Saying that “the current crisis facing the Catholic Church arising out of sexual abuse is arguably the most serious challenge the Church has faced since the Reformation,” an Australian bishop says that the Church needs “total systemic reform.”
“The reform needed by the Church today will involve much more than just ‘tinkering around the edges,’” writes Auxiliary Bishop Pat Power of Canberra-Goulburn. “Issues such as the authoritarian nature of the Church, compulsory celibacy for the clergy, the participation of women in the Church, the teaching on sexuality in all aspects cannot be brushed aside. Listening must be a key component of reform and at times that will involve listening to unpalatable truths. It needs to be recognised that all wisdom does not reside exclusively in the present all male leadership of the Church and that the voices of the faithful must be heard.”

A Better Chance at Justice for Abuse Victims/New York Times
April 27, 2010
Op-Ed Contributor
A Better Chance at Justice for Abuse Victims

"New York has one of the nation’s most restrictive statutes of limitations for child sexual abuse, requiring victims to sue within five years of turning 18, whether or not they have recognized the psychological harm caused to them by their abuse.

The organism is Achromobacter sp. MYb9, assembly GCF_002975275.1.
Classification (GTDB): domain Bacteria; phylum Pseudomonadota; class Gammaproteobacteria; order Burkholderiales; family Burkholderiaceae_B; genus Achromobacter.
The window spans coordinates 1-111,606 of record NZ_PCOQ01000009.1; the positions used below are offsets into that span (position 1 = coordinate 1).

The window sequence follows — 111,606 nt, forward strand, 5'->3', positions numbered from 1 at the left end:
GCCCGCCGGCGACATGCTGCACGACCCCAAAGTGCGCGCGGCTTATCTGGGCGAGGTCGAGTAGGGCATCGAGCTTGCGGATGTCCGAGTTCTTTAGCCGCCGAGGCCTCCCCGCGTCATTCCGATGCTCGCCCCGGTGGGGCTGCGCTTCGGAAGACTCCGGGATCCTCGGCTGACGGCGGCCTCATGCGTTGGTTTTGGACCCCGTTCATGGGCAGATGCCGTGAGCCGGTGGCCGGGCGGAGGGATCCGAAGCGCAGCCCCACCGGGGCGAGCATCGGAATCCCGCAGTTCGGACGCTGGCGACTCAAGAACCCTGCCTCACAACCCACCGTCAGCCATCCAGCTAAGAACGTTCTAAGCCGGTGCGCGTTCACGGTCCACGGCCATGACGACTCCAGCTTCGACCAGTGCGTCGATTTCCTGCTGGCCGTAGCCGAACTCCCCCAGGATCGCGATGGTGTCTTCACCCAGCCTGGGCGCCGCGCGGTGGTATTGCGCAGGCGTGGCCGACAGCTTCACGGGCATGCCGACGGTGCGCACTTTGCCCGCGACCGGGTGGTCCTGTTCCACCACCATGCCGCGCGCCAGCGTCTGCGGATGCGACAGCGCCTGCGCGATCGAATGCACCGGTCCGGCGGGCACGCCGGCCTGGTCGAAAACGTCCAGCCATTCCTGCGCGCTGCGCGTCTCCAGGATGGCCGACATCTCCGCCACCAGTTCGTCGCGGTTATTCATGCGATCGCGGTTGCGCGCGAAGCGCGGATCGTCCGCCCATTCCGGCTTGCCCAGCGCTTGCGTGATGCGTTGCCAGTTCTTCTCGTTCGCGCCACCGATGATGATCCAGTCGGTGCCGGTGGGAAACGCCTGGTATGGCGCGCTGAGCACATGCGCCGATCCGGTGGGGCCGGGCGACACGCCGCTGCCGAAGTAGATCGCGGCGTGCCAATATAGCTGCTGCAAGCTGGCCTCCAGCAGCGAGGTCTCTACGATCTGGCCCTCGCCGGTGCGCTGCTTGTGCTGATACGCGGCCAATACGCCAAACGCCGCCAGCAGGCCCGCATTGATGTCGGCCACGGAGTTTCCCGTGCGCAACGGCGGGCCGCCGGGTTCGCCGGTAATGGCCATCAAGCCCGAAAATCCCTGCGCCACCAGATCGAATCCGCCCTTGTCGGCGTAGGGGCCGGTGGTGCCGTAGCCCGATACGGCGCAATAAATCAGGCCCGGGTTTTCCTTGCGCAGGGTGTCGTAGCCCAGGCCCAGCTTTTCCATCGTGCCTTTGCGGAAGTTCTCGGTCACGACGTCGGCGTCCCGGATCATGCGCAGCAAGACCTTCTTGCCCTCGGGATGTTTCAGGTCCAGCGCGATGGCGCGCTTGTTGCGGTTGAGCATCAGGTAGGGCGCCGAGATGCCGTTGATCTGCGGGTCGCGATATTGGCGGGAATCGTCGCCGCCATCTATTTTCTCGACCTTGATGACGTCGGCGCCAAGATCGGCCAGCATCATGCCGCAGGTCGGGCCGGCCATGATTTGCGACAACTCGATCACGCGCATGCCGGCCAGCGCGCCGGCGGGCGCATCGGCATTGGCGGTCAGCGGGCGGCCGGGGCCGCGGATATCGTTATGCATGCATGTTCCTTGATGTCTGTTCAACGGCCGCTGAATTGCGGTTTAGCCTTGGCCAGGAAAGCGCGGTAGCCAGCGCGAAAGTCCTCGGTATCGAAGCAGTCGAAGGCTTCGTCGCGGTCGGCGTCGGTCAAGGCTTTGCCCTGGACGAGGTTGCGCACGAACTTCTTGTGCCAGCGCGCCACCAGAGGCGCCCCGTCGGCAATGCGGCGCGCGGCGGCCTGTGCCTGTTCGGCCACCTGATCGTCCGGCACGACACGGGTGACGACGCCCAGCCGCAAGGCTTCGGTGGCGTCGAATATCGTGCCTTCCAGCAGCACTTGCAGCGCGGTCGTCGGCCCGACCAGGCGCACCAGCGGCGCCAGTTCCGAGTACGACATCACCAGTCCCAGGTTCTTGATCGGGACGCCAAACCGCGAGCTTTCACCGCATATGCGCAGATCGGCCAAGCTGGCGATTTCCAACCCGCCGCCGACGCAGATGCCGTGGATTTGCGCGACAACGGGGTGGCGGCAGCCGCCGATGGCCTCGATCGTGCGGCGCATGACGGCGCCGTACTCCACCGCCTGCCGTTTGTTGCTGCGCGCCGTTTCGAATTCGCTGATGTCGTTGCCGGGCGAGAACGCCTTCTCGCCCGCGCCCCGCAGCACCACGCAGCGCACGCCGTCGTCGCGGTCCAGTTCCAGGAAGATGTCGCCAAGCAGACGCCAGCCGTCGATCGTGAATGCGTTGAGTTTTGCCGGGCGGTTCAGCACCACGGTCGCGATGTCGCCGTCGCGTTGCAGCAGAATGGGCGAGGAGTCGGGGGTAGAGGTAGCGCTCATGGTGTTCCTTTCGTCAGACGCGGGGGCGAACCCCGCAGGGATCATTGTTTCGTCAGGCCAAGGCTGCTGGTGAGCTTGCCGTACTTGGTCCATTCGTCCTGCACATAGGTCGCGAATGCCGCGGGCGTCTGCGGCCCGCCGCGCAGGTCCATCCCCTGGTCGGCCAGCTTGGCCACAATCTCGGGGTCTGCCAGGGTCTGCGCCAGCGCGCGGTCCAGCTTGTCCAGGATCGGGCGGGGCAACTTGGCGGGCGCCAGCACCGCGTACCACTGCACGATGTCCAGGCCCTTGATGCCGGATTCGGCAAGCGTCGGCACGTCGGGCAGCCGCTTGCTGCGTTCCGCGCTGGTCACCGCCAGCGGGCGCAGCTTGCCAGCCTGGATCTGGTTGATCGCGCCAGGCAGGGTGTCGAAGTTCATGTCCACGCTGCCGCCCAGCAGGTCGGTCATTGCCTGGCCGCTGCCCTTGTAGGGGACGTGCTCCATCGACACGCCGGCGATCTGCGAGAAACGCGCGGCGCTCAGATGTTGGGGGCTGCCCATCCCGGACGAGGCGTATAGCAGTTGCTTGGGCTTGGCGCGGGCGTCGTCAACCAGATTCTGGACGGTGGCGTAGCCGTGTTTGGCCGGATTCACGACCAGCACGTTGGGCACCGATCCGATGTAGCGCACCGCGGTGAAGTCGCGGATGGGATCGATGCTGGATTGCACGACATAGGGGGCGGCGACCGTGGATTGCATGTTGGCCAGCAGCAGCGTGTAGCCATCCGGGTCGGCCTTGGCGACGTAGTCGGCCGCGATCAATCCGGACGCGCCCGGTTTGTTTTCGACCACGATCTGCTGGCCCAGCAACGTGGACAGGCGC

Assemblywoman Margaret Markey, a Queens Democrat, has introduced a bill to give victims another five years to seek compensation, plus a one-year window for victims blocked by the old limitations to now bring suit. That legislation has passed the Assembly three times, yet the Senate has refused to consider it. It has now been reintroduced into the Assembly.

At the core of the opposition to this bill is heavy lobbying by the New York Catholic Conferenc"e...

If the Catholic hierarchy wants to move forward, they should support efforts toward justice for victims. Actions speak louder than words!
Bridget Mary Meehan

Monday, April 26, 2010

Austrian Cardinal Groer: Results of Vatican Investigation Never Released/ New York Times
April 26, 2010
Future Pope Tried to Get Fuller Inquiry in Abuse Case

There are indications that Benedict had a lower tolerance for sexual misconduct by elite clergy members than other top Vatican officials, including his boss, John Paul.